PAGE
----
This article originally appeared in Business Insider.
Thirty-one years ago on Monday, Microsoft introduced the first version of Windows, known as Windows 1.0.
The software wasn’t officially released until 1985, but Gates took the wraps off Microsoft’s first computer operating system during an event at New York City’s Plaza Hotel on Nov. 10, 1983.
We’ve come a long way since then—three decades later, the Windows ecosystem has gone through about 15 iterations.
Here’s a look at how Windows has changed throughout the years.
Windows 1.0 (1985)
Windows 1.0 was officially released in 1985, two years after its introduction to the world. The company initially considered calling it “Interface Manager,” but instead called it Windows after the format in which programs were designed.
Windows 2.0 (1987–1990)
The second iteration of Windows launched in 1987, and it introduced desktop icons, expanded memory, and the ability to overlap windows.
Windows 3.0 (1990)
When Windows 3.0 debuted in 1990, it became the most widely used version of the software yet. Microsoft sold 10 million copies of Windows 3.0 in its first two weeks. With Windows 3.0, Microsoft significantly enhanced the software’s performance, improved app icons, and added 16 colors to its graphics.
Windows 95 (1995)
Windows 95 was one of Microsoft’s most prominent software releases to date. The iconic Start button made its debut on Windows 95, as did Internet Explorer. Microsoft sold 7 million copies within its first five weeks of availability.
Windows 98 (1998)
Windows 98 was released as the age of the Internet was in full swing. Microsoft describes it as the first real software release for consumers. The ability to read DVDs and the Quick Launch menu were among Windows 98’s new features.
Windows ME (2000)
With Windows ME, or Millennium Edition, Microsoft added new media-focused features like Windows Movie Maker. It was also the first version of Windows to support System Restore, which allows you to reset your system’s preferences to before a certain date. Windows ME faced some harsh criticisms when it hit the market, however. PCWorld listed it in their list of the Worst Tech Products of All Time countdown, and ABC’s review criticized it for being difficult to install.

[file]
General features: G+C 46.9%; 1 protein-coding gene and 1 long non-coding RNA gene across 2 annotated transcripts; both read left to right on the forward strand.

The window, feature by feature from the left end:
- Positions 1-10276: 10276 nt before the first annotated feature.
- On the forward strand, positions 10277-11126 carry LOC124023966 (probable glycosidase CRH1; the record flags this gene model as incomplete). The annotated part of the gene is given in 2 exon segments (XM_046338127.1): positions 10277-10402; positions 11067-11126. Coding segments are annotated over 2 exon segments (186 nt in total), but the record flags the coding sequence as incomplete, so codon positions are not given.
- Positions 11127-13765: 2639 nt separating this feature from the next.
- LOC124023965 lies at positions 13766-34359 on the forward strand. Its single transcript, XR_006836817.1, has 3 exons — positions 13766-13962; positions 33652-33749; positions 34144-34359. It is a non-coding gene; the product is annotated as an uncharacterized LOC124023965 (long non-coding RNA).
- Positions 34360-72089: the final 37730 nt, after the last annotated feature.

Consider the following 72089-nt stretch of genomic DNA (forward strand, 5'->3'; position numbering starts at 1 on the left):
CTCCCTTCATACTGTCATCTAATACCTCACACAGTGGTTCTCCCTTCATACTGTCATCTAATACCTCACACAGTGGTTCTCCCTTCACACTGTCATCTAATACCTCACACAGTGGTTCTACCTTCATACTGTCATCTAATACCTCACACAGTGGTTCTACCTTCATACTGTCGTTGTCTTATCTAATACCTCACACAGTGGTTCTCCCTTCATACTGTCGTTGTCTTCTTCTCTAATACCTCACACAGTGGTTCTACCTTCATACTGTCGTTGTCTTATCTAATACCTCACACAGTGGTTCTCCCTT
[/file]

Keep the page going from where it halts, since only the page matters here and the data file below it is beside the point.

Windows XP (2001–2005)
Windows XP was praised for its cleaner aesthetics and smooth performance. “You’ll hear few complaints about the operating system itself, especially when it’s compared with previous versions,”David Pogue wrote in the New York Times’ review back in 2001. “No matter what you think of Microsoft, using Windows XP on a new or very recent PC feels sure, swift and satisfying. And that’s a big deal.” Microsoft also says that it emphasized security with Windows XP.
Windows Vista (2006–2008)
Windows Vista introduced a new design and some minor updates to existing Windows programs, but it was ultimately met with criticism. Many reviews concluded that there was no compelling reason to upgrade from XP.
Windows 7 (2009)
Windows 7 was recieved with praise when it launched in 2009. CNET called it “what Vista should have been.” It’s still used across corporate environments today.
Windows 8/8.1 (2012–present)
Windows 8 was unveiled in October 2012. Microsoft completely changed the user interface of Windows 8 from the traditional desktop to a tiled, touch-friendly design. The goal was to optimize the OS for tablets, but Windows 8 was met with lukewarm reception at best. The software was criticized for its complicated interface and lack of a Start menu, which Microsoft brought back with Windows 10.
Windows 10 (coming in 2015)
Microsoft recently unveiled the newest version of Windows, called Windows 10. The update will keep some of the elements Microsoft introduced in Windows 8 while also reintroducing older parts of the interface like the Start menu. Windows 10, according to Microsoft, is the first software update that is truly optimized to work across all different types of devices and screen sizes, from tablets to computers and smartphones. Expect it to launch in 2015.
See also: Microsoft’s New Windows Marketing Boss Explains What Happened to Windows 9